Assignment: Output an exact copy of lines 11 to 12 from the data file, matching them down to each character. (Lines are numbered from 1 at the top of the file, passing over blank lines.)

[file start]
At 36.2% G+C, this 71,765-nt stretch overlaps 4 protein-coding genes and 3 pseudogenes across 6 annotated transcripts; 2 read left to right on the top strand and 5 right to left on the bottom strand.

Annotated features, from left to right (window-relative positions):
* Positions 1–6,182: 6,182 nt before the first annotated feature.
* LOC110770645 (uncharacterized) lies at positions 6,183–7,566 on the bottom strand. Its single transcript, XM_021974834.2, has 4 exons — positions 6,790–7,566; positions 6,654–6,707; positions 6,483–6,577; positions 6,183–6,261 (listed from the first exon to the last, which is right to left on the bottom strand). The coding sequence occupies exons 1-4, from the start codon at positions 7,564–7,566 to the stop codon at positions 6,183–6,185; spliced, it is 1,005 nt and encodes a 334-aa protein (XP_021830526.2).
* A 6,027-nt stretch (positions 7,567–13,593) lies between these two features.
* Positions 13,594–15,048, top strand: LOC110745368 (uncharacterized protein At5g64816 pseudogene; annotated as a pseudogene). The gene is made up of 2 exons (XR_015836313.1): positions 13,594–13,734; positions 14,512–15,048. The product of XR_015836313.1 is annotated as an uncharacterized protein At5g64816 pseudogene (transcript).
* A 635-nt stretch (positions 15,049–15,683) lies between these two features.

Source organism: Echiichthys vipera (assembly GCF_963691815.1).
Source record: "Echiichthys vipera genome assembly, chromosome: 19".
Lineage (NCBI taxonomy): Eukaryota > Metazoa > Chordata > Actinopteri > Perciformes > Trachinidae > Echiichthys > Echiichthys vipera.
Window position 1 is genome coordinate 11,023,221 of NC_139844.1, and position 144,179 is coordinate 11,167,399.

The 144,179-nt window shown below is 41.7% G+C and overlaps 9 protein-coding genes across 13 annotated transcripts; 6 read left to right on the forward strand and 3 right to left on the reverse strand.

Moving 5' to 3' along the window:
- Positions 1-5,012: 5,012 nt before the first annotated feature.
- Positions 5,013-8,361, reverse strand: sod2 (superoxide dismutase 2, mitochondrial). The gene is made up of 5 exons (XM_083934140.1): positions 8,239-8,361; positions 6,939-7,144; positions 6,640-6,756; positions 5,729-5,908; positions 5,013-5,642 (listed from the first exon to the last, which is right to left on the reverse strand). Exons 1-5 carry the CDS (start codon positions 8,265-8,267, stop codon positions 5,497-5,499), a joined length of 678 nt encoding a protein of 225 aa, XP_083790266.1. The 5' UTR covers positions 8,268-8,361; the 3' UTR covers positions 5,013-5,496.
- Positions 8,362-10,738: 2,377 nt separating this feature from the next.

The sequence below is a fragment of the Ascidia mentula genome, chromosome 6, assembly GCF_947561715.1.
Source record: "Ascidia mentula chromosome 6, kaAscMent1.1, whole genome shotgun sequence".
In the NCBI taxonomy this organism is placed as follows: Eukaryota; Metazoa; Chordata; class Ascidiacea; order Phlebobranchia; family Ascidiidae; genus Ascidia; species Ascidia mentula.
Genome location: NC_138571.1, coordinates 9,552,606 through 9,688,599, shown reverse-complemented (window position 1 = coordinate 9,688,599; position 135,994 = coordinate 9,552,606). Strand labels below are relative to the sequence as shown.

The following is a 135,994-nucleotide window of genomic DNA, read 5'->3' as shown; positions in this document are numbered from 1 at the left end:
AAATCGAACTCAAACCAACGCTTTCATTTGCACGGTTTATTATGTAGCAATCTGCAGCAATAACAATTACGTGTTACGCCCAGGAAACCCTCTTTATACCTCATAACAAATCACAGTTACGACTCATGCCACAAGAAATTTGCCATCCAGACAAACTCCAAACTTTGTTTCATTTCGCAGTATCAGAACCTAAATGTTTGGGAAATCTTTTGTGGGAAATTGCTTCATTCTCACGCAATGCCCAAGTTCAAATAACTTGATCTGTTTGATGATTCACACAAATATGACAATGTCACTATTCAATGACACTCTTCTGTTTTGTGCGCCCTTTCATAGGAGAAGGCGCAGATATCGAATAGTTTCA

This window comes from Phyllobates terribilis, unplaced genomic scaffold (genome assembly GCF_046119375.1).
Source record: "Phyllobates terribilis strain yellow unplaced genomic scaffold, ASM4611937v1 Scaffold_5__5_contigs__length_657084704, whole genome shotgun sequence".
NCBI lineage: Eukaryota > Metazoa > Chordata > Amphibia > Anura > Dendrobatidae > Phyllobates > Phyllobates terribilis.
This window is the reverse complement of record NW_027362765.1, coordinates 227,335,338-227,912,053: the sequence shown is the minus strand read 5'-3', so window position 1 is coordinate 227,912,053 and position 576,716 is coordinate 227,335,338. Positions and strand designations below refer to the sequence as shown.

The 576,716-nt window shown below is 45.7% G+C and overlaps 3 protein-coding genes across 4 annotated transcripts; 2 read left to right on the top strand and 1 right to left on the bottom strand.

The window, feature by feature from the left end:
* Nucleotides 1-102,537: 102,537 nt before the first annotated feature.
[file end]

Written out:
Window position 1 is genome coordinate 11,023,221 of NC_139844.1, and position 144,179 is coordinate 11,167,399.

The 144,179-nt window shown below is 41.7% G+C and overlaps 9 protein-coding genes across 13 annotated transcripts; 6 read left to right on the forward strand and 3 right to left on the reverse strand.